The Home Secretary has ordered a review into the “appalling case” of a woman who was killed by her husband during the UK’s first lockdown.
Priti Patel was “not satisfied” with Torfaen council’s decision not to carry out a domestic homicide review (DHR) into the circumstances surrounding the death of Ruth Williams, according to safeguarding minister Victoria Atkins.
The 67-year-old was strangled to death by Anthony Williams, 70, at their home in Cwmbran, South Wales, on March 28 last year.
He was sentenced to five years in prison.
He was cleared of murder, having already pleaded guilty to manslaughter by diminished responsibility.
This was an appalling case and our thoughts are with the family and friends of Ruth WilliamsSafeguarding minister Victoria Atkins
The trial judge said that Williams’ mental state was “severely affected” by depression and anxiety and there was no evidence of any previous domestic violence.
Ms Atkins said: “This was an appalling case and our thoughts are with the family and friends of Ruth Williams.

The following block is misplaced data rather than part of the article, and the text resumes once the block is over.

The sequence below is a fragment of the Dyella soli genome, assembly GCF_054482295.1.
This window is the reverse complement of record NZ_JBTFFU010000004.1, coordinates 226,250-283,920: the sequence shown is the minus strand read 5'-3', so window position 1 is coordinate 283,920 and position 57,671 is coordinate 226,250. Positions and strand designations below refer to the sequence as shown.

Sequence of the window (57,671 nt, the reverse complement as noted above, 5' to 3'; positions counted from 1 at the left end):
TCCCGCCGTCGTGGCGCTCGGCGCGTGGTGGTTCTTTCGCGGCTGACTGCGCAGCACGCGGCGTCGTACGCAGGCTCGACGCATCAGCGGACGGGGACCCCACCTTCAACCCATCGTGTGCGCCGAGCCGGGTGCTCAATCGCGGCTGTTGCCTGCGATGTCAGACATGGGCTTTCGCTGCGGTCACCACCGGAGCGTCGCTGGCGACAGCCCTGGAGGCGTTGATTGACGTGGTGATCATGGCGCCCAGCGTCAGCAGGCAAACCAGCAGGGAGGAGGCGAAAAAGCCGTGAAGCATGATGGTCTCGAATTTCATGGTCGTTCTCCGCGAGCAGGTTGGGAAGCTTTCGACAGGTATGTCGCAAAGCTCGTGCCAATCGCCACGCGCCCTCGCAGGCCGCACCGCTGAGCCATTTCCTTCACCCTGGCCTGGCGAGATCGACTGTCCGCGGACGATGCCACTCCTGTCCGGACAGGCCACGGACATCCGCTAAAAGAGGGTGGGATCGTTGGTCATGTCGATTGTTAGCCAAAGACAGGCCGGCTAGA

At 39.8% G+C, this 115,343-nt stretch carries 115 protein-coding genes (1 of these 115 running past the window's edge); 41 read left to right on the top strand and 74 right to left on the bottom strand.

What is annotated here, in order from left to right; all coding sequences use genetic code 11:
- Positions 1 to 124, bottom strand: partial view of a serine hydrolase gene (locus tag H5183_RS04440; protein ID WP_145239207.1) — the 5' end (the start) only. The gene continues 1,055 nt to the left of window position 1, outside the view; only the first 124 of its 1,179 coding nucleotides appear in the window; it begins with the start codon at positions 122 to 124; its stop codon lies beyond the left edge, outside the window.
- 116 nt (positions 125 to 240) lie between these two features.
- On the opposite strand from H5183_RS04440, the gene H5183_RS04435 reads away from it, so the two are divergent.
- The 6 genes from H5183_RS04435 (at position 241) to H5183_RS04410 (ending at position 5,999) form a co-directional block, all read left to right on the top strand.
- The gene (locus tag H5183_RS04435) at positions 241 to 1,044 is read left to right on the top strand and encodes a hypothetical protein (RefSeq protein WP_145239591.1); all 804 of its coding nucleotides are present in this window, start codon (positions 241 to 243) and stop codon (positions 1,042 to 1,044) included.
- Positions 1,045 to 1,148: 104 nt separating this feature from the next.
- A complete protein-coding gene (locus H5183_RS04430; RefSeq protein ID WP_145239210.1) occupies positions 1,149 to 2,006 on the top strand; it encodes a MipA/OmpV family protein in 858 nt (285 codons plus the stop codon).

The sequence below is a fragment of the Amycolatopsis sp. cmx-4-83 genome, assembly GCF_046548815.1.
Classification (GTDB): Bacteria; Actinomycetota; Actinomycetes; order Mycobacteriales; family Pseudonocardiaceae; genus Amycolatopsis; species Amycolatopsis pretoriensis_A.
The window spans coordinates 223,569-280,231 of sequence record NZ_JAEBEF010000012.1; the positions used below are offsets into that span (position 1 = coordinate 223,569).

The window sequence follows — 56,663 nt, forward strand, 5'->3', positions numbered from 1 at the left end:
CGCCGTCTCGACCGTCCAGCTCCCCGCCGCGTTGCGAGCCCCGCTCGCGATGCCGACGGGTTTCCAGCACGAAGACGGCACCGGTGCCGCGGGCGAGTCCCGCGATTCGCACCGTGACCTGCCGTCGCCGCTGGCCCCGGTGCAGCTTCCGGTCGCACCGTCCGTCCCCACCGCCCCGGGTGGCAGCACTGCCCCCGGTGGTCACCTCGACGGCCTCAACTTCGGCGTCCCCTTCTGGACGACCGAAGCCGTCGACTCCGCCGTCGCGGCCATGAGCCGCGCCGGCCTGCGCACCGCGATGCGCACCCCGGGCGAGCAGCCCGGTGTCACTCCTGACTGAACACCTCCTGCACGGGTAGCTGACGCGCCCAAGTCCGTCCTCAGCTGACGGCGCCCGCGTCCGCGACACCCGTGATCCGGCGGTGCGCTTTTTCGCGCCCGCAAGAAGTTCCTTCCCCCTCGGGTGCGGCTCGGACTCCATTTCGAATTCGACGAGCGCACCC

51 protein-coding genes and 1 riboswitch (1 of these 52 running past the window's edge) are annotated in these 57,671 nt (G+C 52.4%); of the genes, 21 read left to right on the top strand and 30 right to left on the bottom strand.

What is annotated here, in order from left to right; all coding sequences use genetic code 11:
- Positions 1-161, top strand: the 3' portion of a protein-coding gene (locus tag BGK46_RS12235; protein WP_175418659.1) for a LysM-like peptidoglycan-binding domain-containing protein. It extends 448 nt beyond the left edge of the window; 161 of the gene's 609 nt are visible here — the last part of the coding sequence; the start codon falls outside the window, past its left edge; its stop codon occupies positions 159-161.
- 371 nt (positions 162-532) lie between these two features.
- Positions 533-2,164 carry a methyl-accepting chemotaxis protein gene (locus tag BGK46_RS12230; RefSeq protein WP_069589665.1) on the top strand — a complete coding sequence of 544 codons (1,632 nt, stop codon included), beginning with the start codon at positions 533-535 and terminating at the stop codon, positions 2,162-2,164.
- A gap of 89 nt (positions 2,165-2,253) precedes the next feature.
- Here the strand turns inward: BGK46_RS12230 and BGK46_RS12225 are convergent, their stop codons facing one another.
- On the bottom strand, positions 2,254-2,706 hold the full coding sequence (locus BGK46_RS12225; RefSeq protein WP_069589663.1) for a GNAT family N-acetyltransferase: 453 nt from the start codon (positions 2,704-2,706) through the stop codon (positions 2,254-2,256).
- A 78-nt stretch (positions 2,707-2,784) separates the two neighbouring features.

“Having personally reviewed this case, the Home Secretary is not satisfied with the conclusions reached by Torfaen County Borough Council Public Service Board that there are no lessons to be learned from this tragic death.
“That is why she has written to the board to instruct it to establish a domestic homicide review.”
Ms Patel has used her powers under section 9(3) of the Domestic Violence, Crime and Victims Act 2004 to order the review.
A growing outcry has seen campaigners claim the sentence is too lenient, along with mounting pressure for a DHR.
Labour MP Harriet Harman told the PA news agency that she had written to Ms Patel calling for a review and she is “glad she has agreed” to it.
Ms Harman, who also wrote to the council at the end of February, added that the review “just needs to go ahead asap”.
In her council letter, which was copied to the local authority’s chair of the Public Service Board, Ms Harman wrote: “As you may know I initiated the system of Domestic Homicide Reviews, of which the first was held in 2001, so that lessons can be learned by the agencies and services.
“The question is not just whether the agencies and services who had been involved had done everything they could to prevent the homicide but also whether there were agencies who weren’t involved who should have been.
“Given the level of public concern that there has been about this tragic homicide, I’d be grateful if you would reconsider your decision and decide instead to hold a review.”